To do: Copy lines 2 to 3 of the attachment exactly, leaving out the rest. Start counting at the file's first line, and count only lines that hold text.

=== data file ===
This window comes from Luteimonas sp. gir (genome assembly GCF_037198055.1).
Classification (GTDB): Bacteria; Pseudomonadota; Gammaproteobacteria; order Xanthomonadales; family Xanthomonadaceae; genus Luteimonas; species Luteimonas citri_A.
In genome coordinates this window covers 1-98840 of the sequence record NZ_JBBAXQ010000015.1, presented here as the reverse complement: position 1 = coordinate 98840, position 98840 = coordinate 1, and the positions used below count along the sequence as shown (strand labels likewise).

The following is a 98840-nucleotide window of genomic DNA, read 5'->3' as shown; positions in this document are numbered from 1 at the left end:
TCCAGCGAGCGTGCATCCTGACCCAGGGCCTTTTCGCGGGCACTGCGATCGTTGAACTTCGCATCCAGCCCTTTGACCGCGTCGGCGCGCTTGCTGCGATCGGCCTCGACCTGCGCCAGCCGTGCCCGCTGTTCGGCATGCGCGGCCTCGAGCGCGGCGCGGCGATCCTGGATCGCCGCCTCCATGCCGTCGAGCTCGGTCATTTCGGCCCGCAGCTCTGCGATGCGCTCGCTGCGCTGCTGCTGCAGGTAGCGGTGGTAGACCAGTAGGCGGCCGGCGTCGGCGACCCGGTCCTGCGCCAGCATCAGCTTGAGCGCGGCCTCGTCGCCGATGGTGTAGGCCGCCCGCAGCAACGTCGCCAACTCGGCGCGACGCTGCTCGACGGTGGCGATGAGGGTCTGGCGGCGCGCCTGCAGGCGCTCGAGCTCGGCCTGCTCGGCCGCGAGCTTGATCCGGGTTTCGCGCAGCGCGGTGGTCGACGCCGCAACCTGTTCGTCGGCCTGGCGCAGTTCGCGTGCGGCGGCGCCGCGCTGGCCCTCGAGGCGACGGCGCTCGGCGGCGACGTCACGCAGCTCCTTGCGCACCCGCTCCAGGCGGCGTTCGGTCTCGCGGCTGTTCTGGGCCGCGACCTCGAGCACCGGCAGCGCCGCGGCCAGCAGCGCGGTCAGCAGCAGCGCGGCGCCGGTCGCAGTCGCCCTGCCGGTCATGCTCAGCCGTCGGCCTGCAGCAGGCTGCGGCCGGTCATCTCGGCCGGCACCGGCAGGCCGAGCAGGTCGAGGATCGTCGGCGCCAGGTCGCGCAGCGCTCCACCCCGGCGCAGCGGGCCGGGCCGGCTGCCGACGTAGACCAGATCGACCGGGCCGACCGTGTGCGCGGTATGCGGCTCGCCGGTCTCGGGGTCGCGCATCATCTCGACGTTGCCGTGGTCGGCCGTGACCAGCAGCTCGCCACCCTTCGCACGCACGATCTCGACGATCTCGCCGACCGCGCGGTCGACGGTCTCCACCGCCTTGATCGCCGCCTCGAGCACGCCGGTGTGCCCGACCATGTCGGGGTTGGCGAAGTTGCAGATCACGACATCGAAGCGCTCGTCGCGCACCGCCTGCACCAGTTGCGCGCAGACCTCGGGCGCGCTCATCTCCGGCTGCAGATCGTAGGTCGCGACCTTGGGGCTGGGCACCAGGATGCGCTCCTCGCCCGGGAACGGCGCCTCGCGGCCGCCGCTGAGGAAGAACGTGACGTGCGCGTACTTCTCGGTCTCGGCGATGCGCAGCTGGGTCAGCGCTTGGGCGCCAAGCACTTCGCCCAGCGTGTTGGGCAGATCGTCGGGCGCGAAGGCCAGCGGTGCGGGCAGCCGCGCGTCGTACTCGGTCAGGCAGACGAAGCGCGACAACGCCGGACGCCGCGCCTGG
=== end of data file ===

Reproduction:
Classification (GTDB): Bacteria; Pseudomonadota; Gammaproteobacteria; order Xanthomonadales; family Xanthomonadaceae; genus Luteimonas; species Luteimonas citri_A.
In genome coordinates this window covers 1-98840 of the sequence record NZ_JBBAXQ010000015.1, presented here as the reverse complement: position 1 = coordinate 98840, position 98840 = coordinate 1, and the positions used below count along the sequence as shown (strand labels likewise).